Many years ago, I came up with the model for Mama-Ben adventure days. These were days in which we would pick one or two activities to do together, usually in Manhattan, hence the “adventure” part because you never know what kind of adventure would await those who brave the weekend subway! With Ben’s sports schedule though, it’s been a while since we’ve been able to do a solid Saturday adventure together. So yesterday, we decided that we would spend the day exploring and seeing things a little further from home, both in Manhattan and the Bronx.
Ben is actually in the Bronx!
We started our day at the Harry Potter: A History of Magic exhibit, at the New York Historical Society on the Upper West side. This was a literal history of magic as seen through a Harry Potter lens: historical artifacts from magical practices over the last five centuries, intermixed with illustrations and notes from the books. A friend and I bought tickets for this in April for our Pottermaniac children to see the exhibit together.
It was therefore meaningful for us to visit those seals’ New York cousins, even though I’m pretty sure that these Bronx seals were all WHAT’RE YOU LOOKING AT, PUNK. Ben still enjoyed seeing them, and I appreciated the opportunity to show him seals that are not dependent on humans for food. Ben is very concerned about the Victoria seals since the “no feeding” rules were enforced; these seals proved that even metro area harbour seals can survive without handouts.
From the seals, we stayed in Pelham Bay Park and went to the Turtle Cove golf center for mini-golf. I was underwhelmed by the mini-golf course, which I suppose could be described as “minimalist”. I suspect the positive reviews of the location are for the driving range, which looked quite nice. However, we were the only people playing mini golf and they had a heater in the women’s bathroom so the experience was redeemed. Also, Ben’s attitude towards mini golf is what most people say about pizza: even when it’s bad, it’s still just fine. It was hard for me to say no to a second round, even in the ocean-adjacent chill. Fortunately, that was when one of Ben’s buddies mom’s texted, asking if Ben could come see Ralph Breaks the Internet with her son, and I was able to leverage that as a reason to skip Round Two. Also, Ben only wanted a round two because I had beat him, 49 strokes to his 63, and he is very competitive about his mini-golf.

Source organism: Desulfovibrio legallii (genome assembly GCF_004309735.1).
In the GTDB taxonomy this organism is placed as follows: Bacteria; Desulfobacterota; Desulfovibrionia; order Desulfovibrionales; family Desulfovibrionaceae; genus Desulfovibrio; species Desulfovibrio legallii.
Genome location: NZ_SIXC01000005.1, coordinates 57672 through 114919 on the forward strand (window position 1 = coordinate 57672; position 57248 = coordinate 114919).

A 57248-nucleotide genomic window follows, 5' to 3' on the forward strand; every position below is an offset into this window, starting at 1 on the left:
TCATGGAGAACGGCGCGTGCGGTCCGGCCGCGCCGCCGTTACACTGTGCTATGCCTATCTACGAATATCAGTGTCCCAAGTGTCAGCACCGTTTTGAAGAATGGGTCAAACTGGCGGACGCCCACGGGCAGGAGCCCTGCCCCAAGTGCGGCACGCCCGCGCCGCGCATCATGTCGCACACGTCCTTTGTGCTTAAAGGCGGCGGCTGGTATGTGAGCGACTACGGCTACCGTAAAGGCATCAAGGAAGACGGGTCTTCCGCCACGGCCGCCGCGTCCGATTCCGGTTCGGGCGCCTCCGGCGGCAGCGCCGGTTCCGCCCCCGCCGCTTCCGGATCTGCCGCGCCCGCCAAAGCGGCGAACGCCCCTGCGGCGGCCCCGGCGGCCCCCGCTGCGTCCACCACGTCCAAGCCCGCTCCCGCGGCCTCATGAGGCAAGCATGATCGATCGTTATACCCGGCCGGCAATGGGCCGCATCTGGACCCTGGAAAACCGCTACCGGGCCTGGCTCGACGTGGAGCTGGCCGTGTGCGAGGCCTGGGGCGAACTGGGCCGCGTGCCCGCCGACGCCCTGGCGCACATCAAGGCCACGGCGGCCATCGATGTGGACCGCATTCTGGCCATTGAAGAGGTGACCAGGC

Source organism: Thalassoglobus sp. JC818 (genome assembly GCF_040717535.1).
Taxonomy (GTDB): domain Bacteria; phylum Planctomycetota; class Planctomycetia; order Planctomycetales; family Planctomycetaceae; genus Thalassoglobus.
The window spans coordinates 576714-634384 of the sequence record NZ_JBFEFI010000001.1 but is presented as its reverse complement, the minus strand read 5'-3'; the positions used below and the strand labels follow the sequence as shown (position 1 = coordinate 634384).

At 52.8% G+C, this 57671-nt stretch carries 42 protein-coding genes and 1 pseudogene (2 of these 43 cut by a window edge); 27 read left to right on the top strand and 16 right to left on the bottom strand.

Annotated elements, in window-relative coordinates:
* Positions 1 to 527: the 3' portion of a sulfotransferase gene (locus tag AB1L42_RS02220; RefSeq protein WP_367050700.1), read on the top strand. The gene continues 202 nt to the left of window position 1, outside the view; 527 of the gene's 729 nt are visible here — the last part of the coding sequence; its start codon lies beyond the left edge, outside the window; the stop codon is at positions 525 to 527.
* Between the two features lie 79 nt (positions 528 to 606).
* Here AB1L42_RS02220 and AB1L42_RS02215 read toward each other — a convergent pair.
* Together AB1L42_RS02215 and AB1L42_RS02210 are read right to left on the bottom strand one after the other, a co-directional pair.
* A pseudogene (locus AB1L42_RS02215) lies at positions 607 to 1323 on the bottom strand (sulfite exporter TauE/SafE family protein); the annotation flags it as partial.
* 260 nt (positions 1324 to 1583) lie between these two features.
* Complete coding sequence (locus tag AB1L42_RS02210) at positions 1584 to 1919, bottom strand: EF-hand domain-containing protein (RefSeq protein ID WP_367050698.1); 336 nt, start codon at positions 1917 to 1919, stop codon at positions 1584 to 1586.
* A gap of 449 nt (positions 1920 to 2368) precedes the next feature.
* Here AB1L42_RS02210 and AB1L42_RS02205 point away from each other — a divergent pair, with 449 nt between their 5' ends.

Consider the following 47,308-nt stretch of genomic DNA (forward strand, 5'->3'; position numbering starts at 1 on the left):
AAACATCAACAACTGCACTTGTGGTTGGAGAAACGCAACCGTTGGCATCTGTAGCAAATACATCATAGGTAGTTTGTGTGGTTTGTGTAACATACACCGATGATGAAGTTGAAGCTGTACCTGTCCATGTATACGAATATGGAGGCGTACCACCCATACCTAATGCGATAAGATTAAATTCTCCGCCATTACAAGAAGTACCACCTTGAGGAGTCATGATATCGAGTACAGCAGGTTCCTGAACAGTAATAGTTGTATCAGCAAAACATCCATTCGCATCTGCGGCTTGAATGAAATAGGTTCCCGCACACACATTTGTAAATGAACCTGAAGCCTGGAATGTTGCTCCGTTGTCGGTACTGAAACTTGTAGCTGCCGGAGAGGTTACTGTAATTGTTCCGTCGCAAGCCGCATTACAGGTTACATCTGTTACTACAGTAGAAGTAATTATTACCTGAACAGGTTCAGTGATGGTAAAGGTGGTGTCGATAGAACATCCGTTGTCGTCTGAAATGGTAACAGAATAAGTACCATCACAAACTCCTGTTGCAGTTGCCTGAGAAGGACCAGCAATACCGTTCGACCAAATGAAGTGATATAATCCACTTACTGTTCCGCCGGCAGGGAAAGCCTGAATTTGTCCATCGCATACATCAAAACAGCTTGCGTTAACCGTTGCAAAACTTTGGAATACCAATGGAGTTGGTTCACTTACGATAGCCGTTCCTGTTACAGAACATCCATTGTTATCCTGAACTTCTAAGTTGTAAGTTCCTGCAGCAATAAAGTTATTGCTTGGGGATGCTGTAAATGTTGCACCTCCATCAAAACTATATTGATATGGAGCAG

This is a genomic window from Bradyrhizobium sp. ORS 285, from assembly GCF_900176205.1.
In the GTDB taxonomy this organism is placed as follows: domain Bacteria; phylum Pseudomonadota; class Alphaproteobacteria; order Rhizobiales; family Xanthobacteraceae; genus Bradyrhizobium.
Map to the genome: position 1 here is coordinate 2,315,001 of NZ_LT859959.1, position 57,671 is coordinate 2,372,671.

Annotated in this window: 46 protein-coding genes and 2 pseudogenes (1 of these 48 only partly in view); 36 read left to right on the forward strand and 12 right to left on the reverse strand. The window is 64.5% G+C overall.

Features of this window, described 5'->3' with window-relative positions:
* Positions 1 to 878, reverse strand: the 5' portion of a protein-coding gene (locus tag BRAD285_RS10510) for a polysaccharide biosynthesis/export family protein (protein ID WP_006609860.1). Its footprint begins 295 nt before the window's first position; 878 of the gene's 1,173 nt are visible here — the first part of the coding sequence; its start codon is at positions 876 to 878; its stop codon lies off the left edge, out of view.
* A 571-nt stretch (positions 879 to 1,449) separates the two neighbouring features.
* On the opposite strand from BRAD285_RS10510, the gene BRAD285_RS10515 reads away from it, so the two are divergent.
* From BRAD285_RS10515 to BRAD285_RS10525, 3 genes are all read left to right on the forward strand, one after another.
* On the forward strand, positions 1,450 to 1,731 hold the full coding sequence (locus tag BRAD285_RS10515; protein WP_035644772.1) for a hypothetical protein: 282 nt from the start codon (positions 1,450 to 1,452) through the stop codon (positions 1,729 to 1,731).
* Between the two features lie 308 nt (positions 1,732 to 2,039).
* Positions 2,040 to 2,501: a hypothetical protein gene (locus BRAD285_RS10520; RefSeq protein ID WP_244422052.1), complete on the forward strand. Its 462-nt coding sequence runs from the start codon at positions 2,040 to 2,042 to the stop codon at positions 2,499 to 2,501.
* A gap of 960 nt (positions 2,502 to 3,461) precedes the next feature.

It was, chilliness aside, a lovely adventure day. Ben is getting larger every day, and needs me less and less all the time. I’m grateful when he genuinely wants to spend time with me, when in-city adventures with Mama are more important than playdates. I’m even more grateful when I can find an activity that is special to both of us, like going out to see the seals. I do not wish to appropriate the phrase “spirit animal”, but in my British Isles heritage, there is the myth of the selkie instead, which both Ben and I insist we are when there is a plate of raw fish involved. However, we are coming up on teen years, and I’m running out of days when Ben will want to acknowledge the significance of marina mammals in our family narrative. Some day, I will just get an eye roll and a muttered “seals are so lame, Mom.” from him. Until that day comes, I need to better prioritize the time I do have him for adventures like this.